Methamphetamine use is rapidly increasing in Fairfield County and showing no signs of slowing down.
Sgt. Rod Hamler of the Fairfield County Major Crimes Unit said chasing tips on meth labs and shutting them down is taking an increasing amount of his time.
Last year, Fairfield County deputies busted 60 meth labs, but this year deputies have already shut down 45.
Hamler said it is because the ingredients are readily available for a drug that is easily cooked in a pop bottle.
“Someone can go to the store and find all the components needed to make and manufacture meth,” Hamler said. “It can be made in a vehicle or in their home.”
Fairfield County Sheriff Dave Phelan said the spike in meth use not only destroys the lives of addicts, but has consequences for the whole community.
He said the number of inmates has tripled in 11 years, and instead of one jail, he now houses inmates in three locations. That costs more money.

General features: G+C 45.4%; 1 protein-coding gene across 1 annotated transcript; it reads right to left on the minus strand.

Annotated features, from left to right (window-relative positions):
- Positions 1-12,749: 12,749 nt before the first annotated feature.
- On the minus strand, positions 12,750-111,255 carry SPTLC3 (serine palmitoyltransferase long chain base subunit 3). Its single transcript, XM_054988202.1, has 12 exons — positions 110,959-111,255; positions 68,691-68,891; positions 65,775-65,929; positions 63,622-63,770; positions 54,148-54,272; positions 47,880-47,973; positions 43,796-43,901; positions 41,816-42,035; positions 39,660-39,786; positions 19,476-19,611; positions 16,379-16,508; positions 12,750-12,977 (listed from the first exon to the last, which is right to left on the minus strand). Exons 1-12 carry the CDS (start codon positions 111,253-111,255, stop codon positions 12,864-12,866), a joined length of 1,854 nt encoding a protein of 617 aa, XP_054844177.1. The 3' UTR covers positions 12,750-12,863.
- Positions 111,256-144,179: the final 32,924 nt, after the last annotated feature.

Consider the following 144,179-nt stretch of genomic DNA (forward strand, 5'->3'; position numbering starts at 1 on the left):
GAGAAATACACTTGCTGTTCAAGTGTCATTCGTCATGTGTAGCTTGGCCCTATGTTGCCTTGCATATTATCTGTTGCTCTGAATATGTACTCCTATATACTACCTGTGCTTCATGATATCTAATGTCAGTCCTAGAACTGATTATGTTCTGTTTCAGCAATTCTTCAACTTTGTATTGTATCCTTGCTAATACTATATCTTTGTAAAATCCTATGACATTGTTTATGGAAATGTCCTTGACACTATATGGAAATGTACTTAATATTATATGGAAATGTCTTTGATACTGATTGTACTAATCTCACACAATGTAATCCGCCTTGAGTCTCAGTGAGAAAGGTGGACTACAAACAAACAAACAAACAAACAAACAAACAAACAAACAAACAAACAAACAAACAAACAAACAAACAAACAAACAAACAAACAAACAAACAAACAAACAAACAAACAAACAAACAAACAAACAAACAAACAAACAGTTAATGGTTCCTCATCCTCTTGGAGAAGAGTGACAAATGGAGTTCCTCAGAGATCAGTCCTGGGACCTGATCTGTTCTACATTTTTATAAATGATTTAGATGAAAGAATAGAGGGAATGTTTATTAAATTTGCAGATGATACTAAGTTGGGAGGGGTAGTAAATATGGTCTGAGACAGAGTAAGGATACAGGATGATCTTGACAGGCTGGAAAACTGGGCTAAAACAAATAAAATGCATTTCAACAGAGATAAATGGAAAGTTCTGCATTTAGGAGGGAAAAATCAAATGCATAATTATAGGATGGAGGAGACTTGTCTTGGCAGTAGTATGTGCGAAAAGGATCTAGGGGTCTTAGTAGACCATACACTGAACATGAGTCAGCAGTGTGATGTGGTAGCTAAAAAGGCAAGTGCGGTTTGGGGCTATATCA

Phelan also said more women are being housed in the jails now.
“We used to have eight to ten females 11 years ago,” Phelan said. “Today, we have 60 to 70.”
Thefts have also increased in Fairfield County as well.
“Probably 85 percent of our theft-related offenses, when they are breaking in cars and they are breaking in homes, are to support drug habits,” Phelan said.
Phelan stresses that Fairfield County is still a pretty safe place to live and the whole country is fighting drug issues.
Phelan said to end the problem, people need to do a better job teaching kids that meth can scab your face, rot your teeth and turn you into an addict.
Phelan also said there needs to be more rehabilitation facilities for addicts.
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